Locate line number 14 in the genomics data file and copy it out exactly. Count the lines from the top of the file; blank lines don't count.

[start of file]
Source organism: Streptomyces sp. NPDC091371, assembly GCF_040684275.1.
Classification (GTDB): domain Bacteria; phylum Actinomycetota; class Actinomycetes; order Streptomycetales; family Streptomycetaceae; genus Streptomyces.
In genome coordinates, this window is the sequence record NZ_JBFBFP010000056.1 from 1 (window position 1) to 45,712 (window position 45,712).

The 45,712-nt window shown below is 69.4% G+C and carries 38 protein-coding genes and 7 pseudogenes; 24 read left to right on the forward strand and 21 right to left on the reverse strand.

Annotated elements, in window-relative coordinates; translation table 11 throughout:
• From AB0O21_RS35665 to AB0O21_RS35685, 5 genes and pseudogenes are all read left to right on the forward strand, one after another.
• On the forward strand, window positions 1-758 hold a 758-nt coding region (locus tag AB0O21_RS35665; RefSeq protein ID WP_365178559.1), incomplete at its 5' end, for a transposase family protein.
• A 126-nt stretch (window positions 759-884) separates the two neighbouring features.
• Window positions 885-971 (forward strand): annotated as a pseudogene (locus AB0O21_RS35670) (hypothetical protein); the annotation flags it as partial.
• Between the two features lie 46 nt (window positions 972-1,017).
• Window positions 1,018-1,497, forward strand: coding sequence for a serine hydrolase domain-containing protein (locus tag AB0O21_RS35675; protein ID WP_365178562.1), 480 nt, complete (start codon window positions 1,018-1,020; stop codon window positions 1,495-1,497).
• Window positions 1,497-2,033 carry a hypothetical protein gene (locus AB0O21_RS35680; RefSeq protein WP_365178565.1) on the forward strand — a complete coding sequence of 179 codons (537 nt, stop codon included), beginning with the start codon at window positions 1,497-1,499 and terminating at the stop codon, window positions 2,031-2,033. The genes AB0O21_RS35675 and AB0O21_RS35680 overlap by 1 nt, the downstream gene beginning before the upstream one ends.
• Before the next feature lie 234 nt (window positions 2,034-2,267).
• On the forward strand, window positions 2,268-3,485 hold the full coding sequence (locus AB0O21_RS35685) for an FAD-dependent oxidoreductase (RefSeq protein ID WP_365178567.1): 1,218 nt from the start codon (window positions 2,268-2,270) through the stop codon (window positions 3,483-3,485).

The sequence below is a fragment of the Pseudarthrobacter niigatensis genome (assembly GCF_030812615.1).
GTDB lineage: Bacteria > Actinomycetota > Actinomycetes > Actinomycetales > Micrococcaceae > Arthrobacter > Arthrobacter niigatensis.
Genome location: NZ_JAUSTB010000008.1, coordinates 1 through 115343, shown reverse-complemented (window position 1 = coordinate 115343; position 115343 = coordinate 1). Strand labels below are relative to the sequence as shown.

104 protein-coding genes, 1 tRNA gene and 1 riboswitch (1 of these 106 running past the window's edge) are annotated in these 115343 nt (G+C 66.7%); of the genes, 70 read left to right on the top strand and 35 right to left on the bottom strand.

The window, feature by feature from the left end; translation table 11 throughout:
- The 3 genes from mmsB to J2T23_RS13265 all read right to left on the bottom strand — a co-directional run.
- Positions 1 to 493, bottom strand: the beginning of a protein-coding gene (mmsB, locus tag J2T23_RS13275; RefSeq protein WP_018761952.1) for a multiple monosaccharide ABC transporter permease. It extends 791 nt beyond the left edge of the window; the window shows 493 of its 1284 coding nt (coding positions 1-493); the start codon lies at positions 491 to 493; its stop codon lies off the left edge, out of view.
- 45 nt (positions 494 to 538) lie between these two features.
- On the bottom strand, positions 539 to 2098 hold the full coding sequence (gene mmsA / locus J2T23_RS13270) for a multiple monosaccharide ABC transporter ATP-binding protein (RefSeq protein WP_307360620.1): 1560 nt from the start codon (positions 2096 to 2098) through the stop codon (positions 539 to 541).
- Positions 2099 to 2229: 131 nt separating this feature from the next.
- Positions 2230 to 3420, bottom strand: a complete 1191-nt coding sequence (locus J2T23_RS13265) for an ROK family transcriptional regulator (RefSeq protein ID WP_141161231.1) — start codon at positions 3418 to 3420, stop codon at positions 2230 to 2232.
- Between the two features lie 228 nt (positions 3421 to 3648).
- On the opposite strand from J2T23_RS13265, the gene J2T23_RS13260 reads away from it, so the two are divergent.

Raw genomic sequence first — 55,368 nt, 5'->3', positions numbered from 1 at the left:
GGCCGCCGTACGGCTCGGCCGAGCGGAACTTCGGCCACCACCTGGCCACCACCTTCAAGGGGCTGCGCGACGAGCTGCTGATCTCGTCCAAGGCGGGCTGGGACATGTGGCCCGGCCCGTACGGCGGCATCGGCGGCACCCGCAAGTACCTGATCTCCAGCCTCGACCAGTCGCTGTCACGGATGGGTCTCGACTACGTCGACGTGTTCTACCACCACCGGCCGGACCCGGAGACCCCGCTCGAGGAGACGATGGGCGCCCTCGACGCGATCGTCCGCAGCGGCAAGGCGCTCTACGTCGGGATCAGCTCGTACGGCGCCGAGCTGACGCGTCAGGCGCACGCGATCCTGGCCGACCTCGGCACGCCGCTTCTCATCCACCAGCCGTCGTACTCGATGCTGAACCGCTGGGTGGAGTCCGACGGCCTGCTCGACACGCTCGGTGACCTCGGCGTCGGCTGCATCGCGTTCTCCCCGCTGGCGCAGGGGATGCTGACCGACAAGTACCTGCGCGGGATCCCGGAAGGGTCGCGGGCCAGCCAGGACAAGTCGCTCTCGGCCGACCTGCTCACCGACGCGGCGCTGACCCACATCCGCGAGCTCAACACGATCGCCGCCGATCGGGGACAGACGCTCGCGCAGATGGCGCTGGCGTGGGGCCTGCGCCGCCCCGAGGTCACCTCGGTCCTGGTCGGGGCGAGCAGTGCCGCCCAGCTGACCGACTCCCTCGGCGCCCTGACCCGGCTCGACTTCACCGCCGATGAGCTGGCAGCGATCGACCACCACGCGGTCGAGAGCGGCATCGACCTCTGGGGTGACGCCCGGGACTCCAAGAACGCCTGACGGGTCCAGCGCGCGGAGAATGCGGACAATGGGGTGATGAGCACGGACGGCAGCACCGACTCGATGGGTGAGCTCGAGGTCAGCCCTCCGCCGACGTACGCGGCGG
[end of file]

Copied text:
• On the forward strand, window positions 2,268-3,485 hold the full coding sequence (locus AB0O21_RS35685) for an FAD-dependent oxidoreductase (RefSeq protein ID WP_365178567.1): 1,218 nt from the start codon (window positions 2,268-2,270) through the stop codon (window positions 3,483-3,485).